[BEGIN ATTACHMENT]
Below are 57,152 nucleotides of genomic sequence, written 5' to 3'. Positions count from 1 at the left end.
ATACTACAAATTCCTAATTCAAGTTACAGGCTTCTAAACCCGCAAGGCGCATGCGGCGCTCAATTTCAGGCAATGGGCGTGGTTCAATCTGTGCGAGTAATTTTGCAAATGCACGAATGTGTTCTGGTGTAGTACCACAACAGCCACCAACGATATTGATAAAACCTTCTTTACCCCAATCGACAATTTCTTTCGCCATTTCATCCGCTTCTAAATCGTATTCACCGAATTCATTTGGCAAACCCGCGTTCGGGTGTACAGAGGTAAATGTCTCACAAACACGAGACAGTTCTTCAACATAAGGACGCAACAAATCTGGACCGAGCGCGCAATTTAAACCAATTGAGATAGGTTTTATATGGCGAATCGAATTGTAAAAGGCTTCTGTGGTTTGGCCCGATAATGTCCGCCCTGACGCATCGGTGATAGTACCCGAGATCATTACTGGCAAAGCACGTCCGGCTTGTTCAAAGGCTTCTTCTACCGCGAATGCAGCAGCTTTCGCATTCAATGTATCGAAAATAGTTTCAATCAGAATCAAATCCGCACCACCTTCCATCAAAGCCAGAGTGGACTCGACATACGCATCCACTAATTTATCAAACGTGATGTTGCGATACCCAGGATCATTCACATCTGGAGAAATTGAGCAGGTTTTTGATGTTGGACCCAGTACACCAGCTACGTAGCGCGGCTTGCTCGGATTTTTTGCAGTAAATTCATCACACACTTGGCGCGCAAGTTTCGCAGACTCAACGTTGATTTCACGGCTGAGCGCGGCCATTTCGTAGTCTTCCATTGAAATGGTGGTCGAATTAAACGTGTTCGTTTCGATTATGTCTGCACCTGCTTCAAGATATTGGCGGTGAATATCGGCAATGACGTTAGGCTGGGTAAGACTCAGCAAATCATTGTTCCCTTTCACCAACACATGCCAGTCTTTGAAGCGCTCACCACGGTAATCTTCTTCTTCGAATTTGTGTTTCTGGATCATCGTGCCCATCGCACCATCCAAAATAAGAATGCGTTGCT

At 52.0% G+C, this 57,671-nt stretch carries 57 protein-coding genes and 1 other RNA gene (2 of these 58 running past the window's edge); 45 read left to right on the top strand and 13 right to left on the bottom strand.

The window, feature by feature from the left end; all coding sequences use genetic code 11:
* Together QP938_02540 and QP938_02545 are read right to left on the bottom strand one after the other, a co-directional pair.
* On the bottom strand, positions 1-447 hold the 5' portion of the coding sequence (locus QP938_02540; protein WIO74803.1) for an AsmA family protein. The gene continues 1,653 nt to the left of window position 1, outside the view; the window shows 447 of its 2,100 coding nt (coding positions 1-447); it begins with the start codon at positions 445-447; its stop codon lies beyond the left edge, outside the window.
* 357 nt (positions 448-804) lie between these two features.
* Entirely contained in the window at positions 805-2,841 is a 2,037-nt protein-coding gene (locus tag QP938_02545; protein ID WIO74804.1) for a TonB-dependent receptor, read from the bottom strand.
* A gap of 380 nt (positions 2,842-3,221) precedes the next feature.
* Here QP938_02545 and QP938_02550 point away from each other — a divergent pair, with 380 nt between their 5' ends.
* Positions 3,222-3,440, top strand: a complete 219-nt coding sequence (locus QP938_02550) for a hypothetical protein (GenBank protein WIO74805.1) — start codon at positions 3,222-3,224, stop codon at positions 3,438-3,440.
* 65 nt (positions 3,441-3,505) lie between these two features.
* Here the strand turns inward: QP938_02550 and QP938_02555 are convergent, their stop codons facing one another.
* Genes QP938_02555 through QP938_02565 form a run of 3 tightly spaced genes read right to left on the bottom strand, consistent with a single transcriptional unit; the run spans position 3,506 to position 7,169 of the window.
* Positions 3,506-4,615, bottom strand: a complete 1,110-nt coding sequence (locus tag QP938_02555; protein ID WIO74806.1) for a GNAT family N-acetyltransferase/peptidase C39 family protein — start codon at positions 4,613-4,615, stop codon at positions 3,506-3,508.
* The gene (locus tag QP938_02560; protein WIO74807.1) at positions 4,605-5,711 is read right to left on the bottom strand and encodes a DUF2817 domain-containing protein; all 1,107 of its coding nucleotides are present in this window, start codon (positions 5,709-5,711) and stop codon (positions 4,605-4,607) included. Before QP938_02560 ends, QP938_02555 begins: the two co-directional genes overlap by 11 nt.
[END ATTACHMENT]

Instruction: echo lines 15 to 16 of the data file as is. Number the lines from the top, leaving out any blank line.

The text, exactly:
* Positions 3,506-4,615, bottom strand: a complete 1,110-nt coding sequence (locus tag QP938_02555; protein ID WIO74806.1) for a GNAT family N-acetyltransferase/peptidase C39 family protein — start codon at positions 4,613-4,615, stop codon at positions 3,506-3,508.
* The gene (locus tag QP938_02560; protein WIO74807.1) at positions 4,605-5,711 is read right to left on the bottom strand and encodes a DUF2817 domain-containing protein; all 1,107 of its coding nucleotides are present in this window, start codon (positions 5,709-5,711) and stop codon (positions 4,605-4,607) included. Before QP938_02560 ends, QP938_02555 begins: the two co-directional genes overlap by 11 nt.